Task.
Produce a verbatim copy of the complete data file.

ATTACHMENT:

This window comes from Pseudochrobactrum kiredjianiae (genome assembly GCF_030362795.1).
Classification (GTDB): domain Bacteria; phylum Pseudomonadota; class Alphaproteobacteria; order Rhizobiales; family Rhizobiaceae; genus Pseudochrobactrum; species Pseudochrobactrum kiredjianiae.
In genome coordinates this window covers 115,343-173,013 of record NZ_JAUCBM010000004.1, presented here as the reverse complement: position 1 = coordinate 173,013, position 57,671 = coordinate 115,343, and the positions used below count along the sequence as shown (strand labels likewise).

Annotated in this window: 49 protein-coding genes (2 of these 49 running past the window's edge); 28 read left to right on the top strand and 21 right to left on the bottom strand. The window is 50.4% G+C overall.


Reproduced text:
This window comes from Pseudochrobactrum kiredjianiae (genome assembly GCF_030362795.1).
Classification (GTDB): domain Bacteria; phylum Pseudomonadota; class Alphaproteobacteria; order Rhizobiales; family Rhizobiaceae; genus Pseudochrobactrum; species Pseudochrobactrum kiredjianiae.
In genome coordinates this window covers 115,343-173,013 of record NZ_JAUCBM010000004.1, presented here as the reverse complement: position 1 = coordinate 173,013, position 57,671 = coordinate 115,343, and the positions used below count along the sequence as shown (strand labels likewise).

Annotated in this window: 49 protein-coding genes (2 of these 49 running past the window's edge); 28 read left to right on the top strand and 21 right to left on the bottom strand. The window is 50.4% G+C overall.